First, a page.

Live music lifeline a drop in the ocean for ACT venues

Michael Weaver 8 September 2020
Signs & Symbols

Canberra band Signs & Symbols on stage at The Basement. Photo: Michael Weaver.

A Federal Government lifeline for live music has been labelled a drop in the ocean by the owner of Smith’s Alternative in Civic, Nigel McRae, and the owner of The Basement in Belconnen, Lance Fox, but they say they’ll do whatever it takes to keep live music alive in Canberra despite the current capacity limit of 100 people.

The latest Federal funding is the $75 million Restart Investment to Sustain and Expand (RISE) Fund where small to medium-sized venues can apply for grants of $5000 to $100,000 to assist with upgrades to the venue, the purchase of equipment, promotional expenses and artist fees.

The investment in the arts sector, launched in August, was first announced during the Federal election in 2019. Applications close on 13 September.

“The grants will allow the arts sector to reactivate, re-imagine and create new cultural experiences, including innovative operating and digital delivery models. This will help keep artists, performers, roadies, front of house staff and all those who work behind the scenes employed,” said Minister for Communications, Cyber Safety and the Arts Paul Fletcher.


READ MORE: Live in Ya Lounge to end on sour note without urgent funding


Music ACT director Daniel Ballantyne told Region Media about 20 to 40 Canberra venues would be eligible for the funding, which he said is long overdue.

“The live music industry has always stood on its feet commercially and for the first time in a very long time, it’s seeking financial and government support that will rapidly reassume its viability if given the chance,” Mr Ballantyne said.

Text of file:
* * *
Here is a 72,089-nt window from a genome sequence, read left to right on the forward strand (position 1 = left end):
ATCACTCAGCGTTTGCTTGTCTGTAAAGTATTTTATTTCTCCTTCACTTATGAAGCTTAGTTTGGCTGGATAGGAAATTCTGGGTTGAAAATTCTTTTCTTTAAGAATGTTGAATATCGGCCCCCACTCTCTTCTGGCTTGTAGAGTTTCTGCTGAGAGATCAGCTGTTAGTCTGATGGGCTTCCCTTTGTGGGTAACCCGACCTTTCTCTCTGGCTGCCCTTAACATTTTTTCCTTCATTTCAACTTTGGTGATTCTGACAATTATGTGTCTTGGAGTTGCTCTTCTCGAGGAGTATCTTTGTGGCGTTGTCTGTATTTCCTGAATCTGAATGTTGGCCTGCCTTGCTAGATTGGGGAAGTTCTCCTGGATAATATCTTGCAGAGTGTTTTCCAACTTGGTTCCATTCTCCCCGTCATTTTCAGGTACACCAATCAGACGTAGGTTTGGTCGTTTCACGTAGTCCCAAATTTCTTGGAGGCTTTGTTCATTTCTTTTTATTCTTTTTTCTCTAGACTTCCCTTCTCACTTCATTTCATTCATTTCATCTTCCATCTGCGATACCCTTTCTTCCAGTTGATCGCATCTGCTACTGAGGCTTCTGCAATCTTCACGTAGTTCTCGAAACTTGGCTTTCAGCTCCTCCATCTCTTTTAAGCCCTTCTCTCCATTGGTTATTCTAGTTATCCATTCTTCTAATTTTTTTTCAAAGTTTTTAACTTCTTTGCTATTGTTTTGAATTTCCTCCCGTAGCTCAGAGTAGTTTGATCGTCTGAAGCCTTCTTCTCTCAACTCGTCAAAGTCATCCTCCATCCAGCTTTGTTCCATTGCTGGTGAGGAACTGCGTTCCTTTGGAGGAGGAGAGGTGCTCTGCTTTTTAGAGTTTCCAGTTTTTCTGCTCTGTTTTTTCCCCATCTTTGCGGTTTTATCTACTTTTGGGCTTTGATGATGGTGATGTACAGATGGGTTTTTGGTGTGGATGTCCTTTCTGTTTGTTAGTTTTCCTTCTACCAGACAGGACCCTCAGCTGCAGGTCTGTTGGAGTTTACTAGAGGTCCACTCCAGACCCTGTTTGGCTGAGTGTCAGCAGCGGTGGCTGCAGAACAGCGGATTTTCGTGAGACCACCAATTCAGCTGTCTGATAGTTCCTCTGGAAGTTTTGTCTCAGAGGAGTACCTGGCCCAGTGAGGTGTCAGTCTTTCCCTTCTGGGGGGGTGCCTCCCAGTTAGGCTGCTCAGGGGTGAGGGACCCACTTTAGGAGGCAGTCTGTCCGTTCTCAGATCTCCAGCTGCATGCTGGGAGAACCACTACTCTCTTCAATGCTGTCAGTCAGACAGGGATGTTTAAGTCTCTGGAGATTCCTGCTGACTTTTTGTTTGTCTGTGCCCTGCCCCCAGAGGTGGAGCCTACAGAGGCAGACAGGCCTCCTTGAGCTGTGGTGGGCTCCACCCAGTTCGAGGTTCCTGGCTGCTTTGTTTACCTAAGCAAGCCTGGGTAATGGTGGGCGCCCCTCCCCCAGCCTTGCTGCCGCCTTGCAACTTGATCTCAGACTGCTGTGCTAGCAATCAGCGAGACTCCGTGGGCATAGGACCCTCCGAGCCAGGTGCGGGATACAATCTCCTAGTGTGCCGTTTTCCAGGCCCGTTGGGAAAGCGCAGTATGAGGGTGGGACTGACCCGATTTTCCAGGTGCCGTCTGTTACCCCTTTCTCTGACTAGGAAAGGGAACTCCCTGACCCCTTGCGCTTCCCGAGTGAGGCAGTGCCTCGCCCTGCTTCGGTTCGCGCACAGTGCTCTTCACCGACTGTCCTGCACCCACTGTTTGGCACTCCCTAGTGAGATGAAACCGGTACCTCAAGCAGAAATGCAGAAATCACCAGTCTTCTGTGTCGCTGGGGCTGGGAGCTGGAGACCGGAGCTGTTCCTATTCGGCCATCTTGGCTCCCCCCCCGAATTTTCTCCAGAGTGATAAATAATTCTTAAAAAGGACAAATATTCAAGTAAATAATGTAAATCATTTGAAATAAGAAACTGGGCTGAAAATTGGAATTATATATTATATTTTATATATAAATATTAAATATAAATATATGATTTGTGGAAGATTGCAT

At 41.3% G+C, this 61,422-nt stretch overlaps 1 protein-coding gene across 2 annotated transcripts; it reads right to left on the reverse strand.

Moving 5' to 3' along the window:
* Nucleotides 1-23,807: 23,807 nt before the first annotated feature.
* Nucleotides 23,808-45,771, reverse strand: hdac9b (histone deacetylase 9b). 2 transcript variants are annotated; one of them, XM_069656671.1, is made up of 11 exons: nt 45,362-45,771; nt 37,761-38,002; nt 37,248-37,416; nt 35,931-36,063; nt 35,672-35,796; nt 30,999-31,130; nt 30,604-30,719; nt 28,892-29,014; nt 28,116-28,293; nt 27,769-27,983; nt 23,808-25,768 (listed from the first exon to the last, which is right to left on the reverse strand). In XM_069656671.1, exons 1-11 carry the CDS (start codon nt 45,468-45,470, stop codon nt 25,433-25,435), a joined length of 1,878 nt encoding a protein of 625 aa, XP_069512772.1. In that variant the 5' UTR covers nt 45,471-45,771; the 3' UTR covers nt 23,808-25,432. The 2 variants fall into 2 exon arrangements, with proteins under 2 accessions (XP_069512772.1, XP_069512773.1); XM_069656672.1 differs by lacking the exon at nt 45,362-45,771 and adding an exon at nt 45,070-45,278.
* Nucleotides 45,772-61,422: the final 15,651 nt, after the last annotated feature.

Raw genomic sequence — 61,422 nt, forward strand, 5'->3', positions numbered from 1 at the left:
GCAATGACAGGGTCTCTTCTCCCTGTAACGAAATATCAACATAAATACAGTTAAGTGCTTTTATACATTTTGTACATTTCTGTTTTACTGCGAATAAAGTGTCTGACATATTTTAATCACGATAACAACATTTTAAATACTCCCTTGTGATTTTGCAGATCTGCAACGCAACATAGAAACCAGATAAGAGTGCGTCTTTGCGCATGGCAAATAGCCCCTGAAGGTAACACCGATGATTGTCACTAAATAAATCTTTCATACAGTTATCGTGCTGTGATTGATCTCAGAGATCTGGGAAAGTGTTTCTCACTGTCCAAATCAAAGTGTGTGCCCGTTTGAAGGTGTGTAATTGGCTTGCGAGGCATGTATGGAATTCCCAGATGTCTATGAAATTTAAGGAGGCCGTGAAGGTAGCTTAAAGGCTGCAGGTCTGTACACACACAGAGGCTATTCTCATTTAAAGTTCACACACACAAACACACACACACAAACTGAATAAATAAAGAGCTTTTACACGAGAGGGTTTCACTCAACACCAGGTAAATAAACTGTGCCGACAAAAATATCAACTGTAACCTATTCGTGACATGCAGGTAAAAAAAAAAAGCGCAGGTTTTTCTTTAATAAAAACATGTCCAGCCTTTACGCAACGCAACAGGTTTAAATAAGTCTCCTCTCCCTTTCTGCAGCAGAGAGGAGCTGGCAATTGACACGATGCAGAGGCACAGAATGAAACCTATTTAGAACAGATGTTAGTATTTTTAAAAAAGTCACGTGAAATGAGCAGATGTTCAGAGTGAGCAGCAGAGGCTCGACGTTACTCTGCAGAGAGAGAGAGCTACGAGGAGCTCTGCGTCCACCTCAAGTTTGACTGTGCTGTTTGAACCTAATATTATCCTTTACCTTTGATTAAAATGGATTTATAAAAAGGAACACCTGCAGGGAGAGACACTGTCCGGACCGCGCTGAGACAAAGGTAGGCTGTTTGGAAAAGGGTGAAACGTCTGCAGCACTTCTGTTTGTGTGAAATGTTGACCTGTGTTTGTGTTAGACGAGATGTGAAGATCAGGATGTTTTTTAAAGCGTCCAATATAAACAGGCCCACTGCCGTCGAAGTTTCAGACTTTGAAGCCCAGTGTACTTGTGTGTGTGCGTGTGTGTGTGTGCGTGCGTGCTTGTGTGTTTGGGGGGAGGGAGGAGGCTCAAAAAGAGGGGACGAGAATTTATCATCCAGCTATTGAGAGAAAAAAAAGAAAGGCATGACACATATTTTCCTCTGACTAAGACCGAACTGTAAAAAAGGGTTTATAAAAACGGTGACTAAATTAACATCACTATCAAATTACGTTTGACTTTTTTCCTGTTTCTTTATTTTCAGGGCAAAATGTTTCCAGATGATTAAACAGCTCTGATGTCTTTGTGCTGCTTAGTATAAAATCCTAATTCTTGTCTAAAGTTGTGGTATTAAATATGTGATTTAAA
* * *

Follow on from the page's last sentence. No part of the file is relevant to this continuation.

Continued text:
“It’s a failure to perceive musicians as professionals and as worthy of support in difficult times. The film industry has had enormous support, even in Canberra. The contribution of musicians is equally significant.”

While the ACT Government provides the venues with reduced licence fees and rent, Canberra’s two frontline live music venues have been hit hardest by social distancing regulations.

Teen Jesus and the Jean Teasers

Canberra band Teen Jesus and the Jean Teasers were on the rise before COVID-19. Photo: Michelle Kroll.

Smith’s Alternative is offering matinee-style shows of one-hour to a maximum of 24 people in the venue’s band room. They can also accommodate 15 people in the bar and about 20 outside.

The Basement has been running gigs for local bands where punters must sit down, even for heavy metal acts. Mr Fox’s 700-capacity venue is capped at 100 people, but he says he hasn’t been putting on gigs to make money.

“Artists need somewhere to play and someone should do something,” he said. “My wife said to me that you never stop in the middle of a hoe-down. You set out to save the scene, why would you stop now?”

Mr Fox said he has never applied for a grant and is reticent to do so, but “if there’s some money going, I feel like I should so we can better showcase the Canberra artists”.

Nigel McRae says he has been equally busy organising a range of shows and open mic nights at Smith’s between fielding phone calls from venues in Sydney trying to work out how to apply for the grants.

“We’re travelling along okay,” he said. “We’re at about 50 per cent of our former revenue, but we’re getting nice crowds and are putting on our first band next week.”

But MrRae said the grants were a drop in the ocean to resolve the issues facing the live music industry which has faced the closure of venues in Civic and the ACT Government stalling on Music ACT’s live music entertainment precinct proposal.


READ MORE: Government’s entertainment hubs plan better late than never


“These sort of things are helpful for the people that have to win the grants. Making it competitive only makes it harder for a whole lot of people already doing a whole lot of things to try and win what is a fairly insignificant amount of money to try and keep things going.

“Personally, I find a little bit of a drop in the ocean. I might get around to putting an application in, but I’m busy enough just running the venue,” he said.

Lance and Nigel have been putting their heads together with a few other like-minded people and are very confident that people will keep supporting live music in Canberra.

“If a few of the venues can band together to create something through Music ACT and utilising the services of other businesses to promote live music, we stand a great chance of showcasing what an incredible scene Canberra has,” said Mr Fox.


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